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53 Churches Support Over 4,580 Women in Uganda Through ProGrace Connection Groups

church grace impact prograce prograce uganda training Feb 25, 2019

Nine years ago, Pastor Robert Bagonza from Uganda contacted my colleague, Denise Stein, and asked if we could equip his church to support women facing unplanned pregnancy. He told her other local pastors wouldn’t partner with him because they felt the needs of their congregants were too great to start any outreach to “those types of women.”

So we sent him the curriculum we were piloting in a few Chicago churches. He let people know his church would start a support group. Sixty-nine women came to that first meeting!

Today, there are 53 churches supporting over 4,580 women in Uganda (and neighboring Rwanda and Democratic Republic of Congo) through ProGrace Connection groups!

These are local churches, many of them small, without big budgets, grand buildings or influential connections. They just believe God wants them to extend grace to vulnerable women and children — and they are doing it.

Denise and I were in Kampala, Uganda in January 2019, and we spent a day training 150 more Christian leaders.

These are some of my favorite comments we received after the training:

  • “The Holy Spirit was moving here among us today.”
  • “I have been a Pharisee in the way I viewed women facing unplanned pregnancy! But no more!”
  • “There are so many more pastors who would love to hear this! Will you come to our city?”

What is happening in Uganda?

God is tearing town a very old stronghold. Only 100 years ago, single women who were pregnant (even if by rape) were exiled to an island to die. This came out of a “Christian” conviction that sex outside of marriage is wrong. But think about what this meant — both the woman and the child died for this sin, while nothing happened to the man. This sounds like the evil one twisting scripture because he wants to kill and destroy.

Today, abortion is illegal in Uganda. But even though women aren’t sent to an island anymore, they still face great discrimination. They find themselves in desperate situations that threaten their life and the life of the child. And it’s not just single women, it’s also married women whose husbands abandon them, as well as rape victims. Sometimes they will have illegal abortions, or will leave the baby out in the elements.

What keeps the Church from stepping up?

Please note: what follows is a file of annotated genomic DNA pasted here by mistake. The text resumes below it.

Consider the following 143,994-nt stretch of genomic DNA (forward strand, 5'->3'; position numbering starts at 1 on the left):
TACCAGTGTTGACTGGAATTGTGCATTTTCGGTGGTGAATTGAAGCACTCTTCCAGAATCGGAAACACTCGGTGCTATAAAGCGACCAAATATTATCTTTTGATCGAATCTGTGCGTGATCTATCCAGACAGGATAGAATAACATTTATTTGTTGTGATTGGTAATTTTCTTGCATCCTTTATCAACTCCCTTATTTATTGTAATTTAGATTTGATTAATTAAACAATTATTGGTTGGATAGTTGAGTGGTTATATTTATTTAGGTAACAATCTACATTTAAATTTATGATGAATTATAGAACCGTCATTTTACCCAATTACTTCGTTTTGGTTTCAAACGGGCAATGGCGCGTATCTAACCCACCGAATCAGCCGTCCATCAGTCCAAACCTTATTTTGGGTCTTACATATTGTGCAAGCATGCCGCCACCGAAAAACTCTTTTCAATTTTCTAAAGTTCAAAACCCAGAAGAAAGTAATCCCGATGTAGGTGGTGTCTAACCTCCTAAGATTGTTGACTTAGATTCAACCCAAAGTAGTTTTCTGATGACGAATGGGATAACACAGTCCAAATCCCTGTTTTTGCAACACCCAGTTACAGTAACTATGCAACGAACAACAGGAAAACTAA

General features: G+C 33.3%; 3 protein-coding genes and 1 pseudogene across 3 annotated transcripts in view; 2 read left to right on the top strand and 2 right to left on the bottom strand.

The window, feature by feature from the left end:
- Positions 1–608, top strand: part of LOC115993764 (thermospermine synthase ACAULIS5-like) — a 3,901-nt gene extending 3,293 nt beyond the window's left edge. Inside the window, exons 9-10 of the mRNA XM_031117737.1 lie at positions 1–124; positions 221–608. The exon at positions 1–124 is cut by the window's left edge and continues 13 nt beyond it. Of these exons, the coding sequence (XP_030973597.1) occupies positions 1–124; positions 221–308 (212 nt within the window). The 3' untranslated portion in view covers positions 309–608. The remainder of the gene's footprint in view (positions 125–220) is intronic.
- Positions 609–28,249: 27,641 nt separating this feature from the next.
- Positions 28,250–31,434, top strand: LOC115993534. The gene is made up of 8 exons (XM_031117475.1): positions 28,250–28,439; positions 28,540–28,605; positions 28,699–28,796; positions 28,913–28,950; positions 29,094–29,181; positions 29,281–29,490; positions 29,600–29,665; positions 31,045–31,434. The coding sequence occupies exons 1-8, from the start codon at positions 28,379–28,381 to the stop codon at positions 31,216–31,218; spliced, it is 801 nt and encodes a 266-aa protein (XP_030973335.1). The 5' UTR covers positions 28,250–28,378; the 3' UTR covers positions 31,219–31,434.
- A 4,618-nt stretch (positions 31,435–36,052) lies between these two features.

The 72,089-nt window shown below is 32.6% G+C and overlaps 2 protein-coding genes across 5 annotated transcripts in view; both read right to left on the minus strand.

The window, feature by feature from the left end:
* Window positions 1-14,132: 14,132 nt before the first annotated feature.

Even with this desperation, what has kept the Church in Uganda from stepping in and coming to their aid? The answer is legalism — the idea that the sin that led to a woman’s pregnancy is worse than the sin of others in the church.

And what is God using to tear down this stronghold? The answer is grace. It’s no different than what Jesus did when He was here. He opened people’s eyes to the truth of the Kingdom of God. Only His grace, not the law, transforms any of us

This isn’t just about the Church in Uganda. The enemy has also tried to keep the American Church bound in legalism too. Our local churches are afraid to support “those types of women” because we don’t want to condone the sin that led to the pregnancy.

But are we exiling them and their child to an “island” to die? Maybe not physically, but what about emotionally and spiritually?

What happens to women who are isolated by their church?

A recent study shows that 4 out of 10 women who have abortions were church-goers at the time, but only 7% of them talked to anyone at their church before they made that decision. They make the decision in isolation and don’t talk to anyone at church because they fear judgment.

When our churches aren’t the first place a woman goes for help, we have to look inside and ask why. Are we really living the gospel of good news? Do we believe we all are equal at the cross, no matter what we’ve done or haven’t done? Do we believe Jesus paid for all our sins so we could become the righteousness of God?

The Church should be the hands and feet of Jesus.

I am humbled and grateful that God has used me in some small way in what He’s doing through His Church in Uganda. Not only do these churches facilitate support groups, but they actively help women find means of being self-sufficient through group farming projects and making items such as baskets and purses. The churches are being the hands and feet of Jesus in a very desperate place. All because God has awakened them anew to the power of His grace.

My prayer for the Church.

I pray we in the American Church will learn from our African brothers and sisters. I pray we will look to grace, not the law, when faced with the issues of unplanned pregnancy and abortion.

I’m also praying that more of us in America will support our African brothers and sisters as they are launching creative programs to help women become financially self-sufficient.


For more information on how you can support ProGrace Uganda, email us at [email protected].

To send a donation to support this ministry, go to www.prograce.org/give, and then email us at [email protected] to let us know your gift is designated to Uganda.

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